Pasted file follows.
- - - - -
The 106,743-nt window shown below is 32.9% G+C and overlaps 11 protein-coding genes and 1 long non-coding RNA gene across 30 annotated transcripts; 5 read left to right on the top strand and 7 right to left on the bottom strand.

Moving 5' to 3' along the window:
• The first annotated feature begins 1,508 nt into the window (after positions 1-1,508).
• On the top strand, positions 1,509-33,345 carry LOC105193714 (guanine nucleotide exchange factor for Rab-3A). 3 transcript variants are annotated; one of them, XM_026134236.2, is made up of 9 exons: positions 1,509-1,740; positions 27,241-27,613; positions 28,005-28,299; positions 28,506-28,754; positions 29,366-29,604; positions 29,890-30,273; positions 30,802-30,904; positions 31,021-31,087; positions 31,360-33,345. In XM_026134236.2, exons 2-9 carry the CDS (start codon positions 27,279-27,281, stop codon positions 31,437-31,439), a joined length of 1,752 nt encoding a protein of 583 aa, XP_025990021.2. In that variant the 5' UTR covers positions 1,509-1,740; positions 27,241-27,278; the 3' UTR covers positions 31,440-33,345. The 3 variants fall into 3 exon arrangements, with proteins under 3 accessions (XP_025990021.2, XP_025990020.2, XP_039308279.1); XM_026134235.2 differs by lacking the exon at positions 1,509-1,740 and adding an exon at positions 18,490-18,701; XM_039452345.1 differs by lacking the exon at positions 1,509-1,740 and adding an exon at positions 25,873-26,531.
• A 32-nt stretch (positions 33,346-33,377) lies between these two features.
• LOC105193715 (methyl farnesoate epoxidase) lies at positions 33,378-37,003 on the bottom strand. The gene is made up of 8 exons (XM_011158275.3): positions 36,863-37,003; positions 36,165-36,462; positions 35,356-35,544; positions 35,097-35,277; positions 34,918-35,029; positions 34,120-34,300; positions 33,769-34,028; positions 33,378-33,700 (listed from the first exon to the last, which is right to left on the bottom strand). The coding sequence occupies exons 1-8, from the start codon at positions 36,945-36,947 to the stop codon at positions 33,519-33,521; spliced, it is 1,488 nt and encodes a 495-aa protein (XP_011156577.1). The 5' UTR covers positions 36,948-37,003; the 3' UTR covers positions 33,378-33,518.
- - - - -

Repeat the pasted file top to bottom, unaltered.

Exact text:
The 106,743-nt window shown below is 32.9% G+C and overlaps 11 protein-coding genes and 1 long non-coding RNA gene across 30 annotated transcripts; 5 read left to right on the top strand and 7 right to left on the bottom strand.

Moving 5' to 3' along the window:
• The first annotated feature begins 1,508 nt into the window (after positions 1-1,508).
• On the top strand, positions 1,509-33,345 carry LOC105193714 (guanine nucleotide exchange factor for Rab-3A). 3 transcript variants are annotated; one of them, XM_026134236.2, is made up of 9 exons: positions 1,509-1,740; positions 27,241-27,613; positions 28,005-28,299; positions 28,506-28,754; positions 29,366-29,604; positions 29,890-30,273; positions 30,802-30,904; positions 31,021-31,087; positions 31,360-33,345. In XM_026134236.2, exons 2-9 carry the CDS (start codon positions 27,279-27,281, stop codon positions 31,437-31,439), a joined length of 1,752 nt encoding a protein of 583 aa, XP_025990021.2. In that variant the 5' UTR covers positions 1,509-1,740; positions 27,241-27,278; the 3' UTR covers positions 31,440-33,345. The 3 variants fall into 3 exon arrangements, with proteins under 3 accessions (XP_025990021.2, XP_025990020.2, XP_039308279.1); XM_026134235.2 differs by lacking the exon at positions 1,509-1,740 and adding an exon at positions 18,490-18,701; XM_039452345.1 differs by lacking the exon at positions 1,509-1,740 and adding an exon at positions 25,873-26,531.
• A 32-nt stretch (positions 33,346-33,377) lies between these two features.
• LOC105193715 (methyl farnesoate epoxidase) lies at positions 33,378-37,003 on the bottom strand. The gene is made up of 8 exons (XM_011158275.3): positions 36,863-37,003; positions 36,165-36,462; positions 35,356-35,544; positions 35,097-35,277; positions 34,918-35,029; positions 34,120-34,300; positions 33,769-34,028; positions 33,378-33,700 (listed from the first exon to the last, which is right to left on the bottom strand). The coding sequence occupies exons 1-8, from the start codon at positions 36,945-36,947 to the stop codon at positions 33,519-33,521; spliced, it is 1,488 nt and encodes a 495-aa protein (XP_011156577.1). The 5' UTR covers positions 36,948-37,003; the 3' UTR covers positions 33,378-33,518.